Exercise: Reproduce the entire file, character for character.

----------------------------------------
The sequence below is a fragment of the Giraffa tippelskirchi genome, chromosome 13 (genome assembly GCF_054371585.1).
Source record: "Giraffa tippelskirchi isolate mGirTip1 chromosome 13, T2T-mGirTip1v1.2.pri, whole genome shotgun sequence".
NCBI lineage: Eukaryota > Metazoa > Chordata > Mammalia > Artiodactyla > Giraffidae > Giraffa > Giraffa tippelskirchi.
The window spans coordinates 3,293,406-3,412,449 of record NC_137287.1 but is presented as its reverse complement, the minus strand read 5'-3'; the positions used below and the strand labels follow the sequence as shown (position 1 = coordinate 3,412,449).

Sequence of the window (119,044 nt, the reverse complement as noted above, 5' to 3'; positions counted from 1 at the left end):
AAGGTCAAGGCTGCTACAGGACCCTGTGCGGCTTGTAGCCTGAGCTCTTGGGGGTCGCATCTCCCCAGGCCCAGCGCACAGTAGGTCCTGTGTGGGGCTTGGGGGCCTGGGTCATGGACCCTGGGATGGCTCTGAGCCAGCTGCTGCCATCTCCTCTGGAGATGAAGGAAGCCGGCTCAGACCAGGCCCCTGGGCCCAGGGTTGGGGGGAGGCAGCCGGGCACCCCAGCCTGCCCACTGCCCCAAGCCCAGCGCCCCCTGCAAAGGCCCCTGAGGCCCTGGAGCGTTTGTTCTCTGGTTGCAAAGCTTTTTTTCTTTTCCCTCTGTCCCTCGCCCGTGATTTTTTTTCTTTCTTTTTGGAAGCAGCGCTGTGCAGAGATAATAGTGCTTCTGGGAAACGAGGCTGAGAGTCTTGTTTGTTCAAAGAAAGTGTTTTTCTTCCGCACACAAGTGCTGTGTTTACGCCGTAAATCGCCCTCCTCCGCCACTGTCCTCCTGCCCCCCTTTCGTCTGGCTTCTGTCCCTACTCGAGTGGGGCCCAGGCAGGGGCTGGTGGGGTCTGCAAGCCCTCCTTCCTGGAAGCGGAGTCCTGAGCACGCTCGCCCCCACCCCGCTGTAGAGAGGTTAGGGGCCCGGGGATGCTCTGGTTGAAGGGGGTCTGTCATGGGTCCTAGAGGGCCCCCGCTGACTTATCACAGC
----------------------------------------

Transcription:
The sequence below is a fragment of the Giraffa tippelskirchi genome, chromosome 13 (genome assembly GCF_054371585.1).
Source record: "Giraffa tippelskirchi isolate mGirTip1 chromosome 13, T2T-mGirTip1v1.2.pri, whole genome shotgun sequence".
NCBI lineage: Eukaryota > Metazoa > Chordata > Mammalia > Artiodactyla > Giraffidae > Giraffa > Giraffa tippelskirchi.
The window spans coordinates 3,293,406-3,412,449 of record NC_137287.1 but is presented as its reverse complement, the minus strand read 5'-3'; the positions used below and the strand labels follow the sequence as shown (position 1 = coordinate 3,412,449).

Sequence of the window (119,044 nt, the reverse complement as noted above, 5' to 3'; positions counted from 1 at the left end):
AAGGTCAAGGCTGCTACAGGACCCTGTGCGGCTTGTAGCCTGAGCTCTTGGGGGTCGCATCTCCCCAGGCCCAGCGCACAGTAGGTCCTGTGTGGGGCTTGGGGGCCTGGGTCATGGACCCTGGGATGGCTCTGAGCCAGCTGCTGCCATCTCCTCTGGAGATGAAGGAAGCCGGCTCAGACCAGGCCCCTGGGCCCAGGGTTGGGGGGAGGCAGCCGGGCACCCCAGCCTGCCCACTGCCCCAAGCCCAGCGCCCCCTGCAAAGGCCCCTGAGGCCCTGGAGCGTTTGTTCTCTGGTTGCAAAGCTTTTTTTCTTTTCCCTCTGTCCCTCGCCCGTGATTTTTTTTCTTTCTTTTTGGAAGCAGCGCTGTGCAGAGATAATAGTGCTTCTGGGAAACGAGGCTGAGAGTCTTGTTTGTTCAAAGAAAGTGTTTTTCTTCCGCACACAAGTGCTGTGTTTACGCCGTAAATCGCCCTCCTCCGCCACTGTCCTCCTGCCCCCCTTTCGTCTGGCTTCTGTCCCTACTCGAGTGGGGCCCAGGCAGGGGCTGGTGGGGTCTGCAAGCCCTCCTTCCTGGAAGCGGAGTCCTGAGCACGCTCGCCCCCACCCCGCTGTAGAGAGGTTAGGGGCCCGGGGATGCTCTGGTTGAAGGGGGTCTGTCATGGGTCCTAGAGGGCCCCCGCTGACTTATCACAGC